The popularity of paddleboard racing subsides, coinciding with the hysteria surrounding southern California’s newest water sports craze – competitive surfing.
W AN N A SEE MORE? Stop by the new Pier Shop at the carousel building for historic lifeguard and Dogtown displays.
W HEN THI RD PLACE BECAME W I N N ER
Santa Monica Pier’s Paddleboard Club By James Harris
Ed Hawkins had a keen sense for talent. Or perhaps he was just trying to be the best father he knew how to be. In 1938 he entered his 9-year-old daughter Dottie into an all-ages ocean paddleboard race at Ballona Creek. Dottie placed third. Inspired, Ed created the Hui Maiokioki Paddleboard Club and built its clubhouse on the Santa Monica Pier. For a brief, shining moment in local history, the club was the Pier’s “Camelot”. Paddleboarding was just beginning to become popular in the late 1930’s, ushered in by Santa Monica’s revered lifeguards. Membership in the Pier’s club quickly became the “in thing”. At the very least, the club offered a place to store members’ boards, a big plus since the boards in those days weighed anywhere from 40 to 90 pounds! The Pier’s club members became a special attraction of their own. People flocked just to watch the paddlers practice racing or pushing the limits of what they could do on a paddleboard. Club initiation was a highlight, complete with members being inducted by King Neptune himself. Celebrities such as Arthur Lake and Johnny Weissmuller frequented the club. Ed Hawkins built a slide from the clubhouse to the ocean for members to enjoy, and for a while they even had a high-diving board. Every day was a show! Other beach towns jumped on the paddleboard bandwagon, and soon there were paddleboard clubs in Hermosa Beach and Seal Beach. Competition between southern California’s beach towns began, and the Santa Monica paddlers quickly earned a reputation as the best.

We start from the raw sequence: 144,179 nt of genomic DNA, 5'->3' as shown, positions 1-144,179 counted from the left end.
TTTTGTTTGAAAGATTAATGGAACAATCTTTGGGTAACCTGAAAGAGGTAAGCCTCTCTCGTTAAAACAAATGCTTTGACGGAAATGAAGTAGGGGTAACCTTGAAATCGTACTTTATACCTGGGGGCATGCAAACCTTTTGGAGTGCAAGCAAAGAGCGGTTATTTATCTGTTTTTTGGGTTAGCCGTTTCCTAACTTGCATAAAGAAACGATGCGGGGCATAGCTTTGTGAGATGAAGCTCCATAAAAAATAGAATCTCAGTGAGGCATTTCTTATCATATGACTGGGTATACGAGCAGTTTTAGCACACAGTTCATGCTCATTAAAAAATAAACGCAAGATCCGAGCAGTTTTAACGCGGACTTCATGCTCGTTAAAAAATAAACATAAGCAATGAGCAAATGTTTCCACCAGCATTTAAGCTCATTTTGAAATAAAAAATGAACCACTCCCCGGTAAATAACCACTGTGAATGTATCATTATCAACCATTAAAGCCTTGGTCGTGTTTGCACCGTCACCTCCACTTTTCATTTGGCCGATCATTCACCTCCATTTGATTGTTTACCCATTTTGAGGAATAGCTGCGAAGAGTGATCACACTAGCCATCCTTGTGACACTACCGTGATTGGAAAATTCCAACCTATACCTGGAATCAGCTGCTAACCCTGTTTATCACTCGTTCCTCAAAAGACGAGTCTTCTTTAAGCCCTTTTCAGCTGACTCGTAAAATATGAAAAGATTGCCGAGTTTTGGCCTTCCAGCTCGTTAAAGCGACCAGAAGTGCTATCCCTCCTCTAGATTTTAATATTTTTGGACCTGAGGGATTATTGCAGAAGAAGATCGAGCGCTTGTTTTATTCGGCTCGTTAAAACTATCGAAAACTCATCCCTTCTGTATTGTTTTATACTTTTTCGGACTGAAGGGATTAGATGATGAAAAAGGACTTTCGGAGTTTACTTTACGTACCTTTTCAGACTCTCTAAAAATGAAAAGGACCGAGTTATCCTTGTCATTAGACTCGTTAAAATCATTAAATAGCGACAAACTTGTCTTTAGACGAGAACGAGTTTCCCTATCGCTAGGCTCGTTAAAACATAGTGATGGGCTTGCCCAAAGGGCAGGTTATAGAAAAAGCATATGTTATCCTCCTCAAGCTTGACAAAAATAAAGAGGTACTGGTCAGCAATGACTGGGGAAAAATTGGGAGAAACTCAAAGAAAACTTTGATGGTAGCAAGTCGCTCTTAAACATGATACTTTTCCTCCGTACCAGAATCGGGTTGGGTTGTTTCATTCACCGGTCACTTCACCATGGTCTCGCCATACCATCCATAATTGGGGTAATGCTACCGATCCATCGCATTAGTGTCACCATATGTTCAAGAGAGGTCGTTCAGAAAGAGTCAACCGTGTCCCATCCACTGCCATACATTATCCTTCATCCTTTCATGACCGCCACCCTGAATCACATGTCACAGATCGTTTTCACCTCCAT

Dottie, the club’s inspiration, lived up to her billing from day one. Respected for her racing talents as both a swimmer and paddler early on (that Ballona Creek race was the only time she finished less than first place!), Dottie was at the center of everything. Within the club’s first year she adopted two pet ducks, Skipper and Riptide. The ducks became the club mascots. Dottie’s outgoing personality, coupled with her talents, eventually drew enough attention to gain consideration as a candidate to swim for the United States Olympic Team. As Dottie matured, so did the club. Eventually the club changed names from the tongue-twisting Hui Maiokioki (meaning “colorful club”) to the more refined sounding Manoa (named after a Hawaiian valley). Similarly, the activities that could be done on a paddleboard became more sophisticated. Men formed a water polo team and gained a reputation as unbeatable. The women, under Dottie’s direction (of course!), choreographed water ballet routines and were soon enlisted to perform regionally as well as tour other states. By definition, “brief, shining moments” always come to end, though. Such was true with the Manoa Paddleboard Club. While directing a water ballet performance, Dottie filled in for an injured performer, resulting in her disqualification from Olympic eligibility. At age 17 she left the Manoa club altogether, turning her sites toward a career away from the ocean. Not long after that the clubhouse failed to pass City standards and was ordered removed from the Pier. Boards needed to be stored elsewhere and, as they dispersed, so did the membership. By 1950, with Manoa’s star performer gone and its gathering place dismantled, the Pier’s once-famous paddleboard club was but a fantastic memory.
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A DAY OF RACI N G & FU N SATURDAY, JUNE 7
6:45 AM 7:45AM 8:00AM 8:30AM 8:45AM 9:15AM 9:25AM 9:30AM 10:00AM 10:30AM 11:00AM 11:40AM 11:45AM NOON 1:15PM 1:30PM 2:00PM 3:00PM Competitors: Mandatory pre-race briefings will be held on the sand 30 minutes prior to all paddleboard, SUP and swim races. You must have completed registration or check-in and be present in order to race.
Thank you to our 2014 Partners: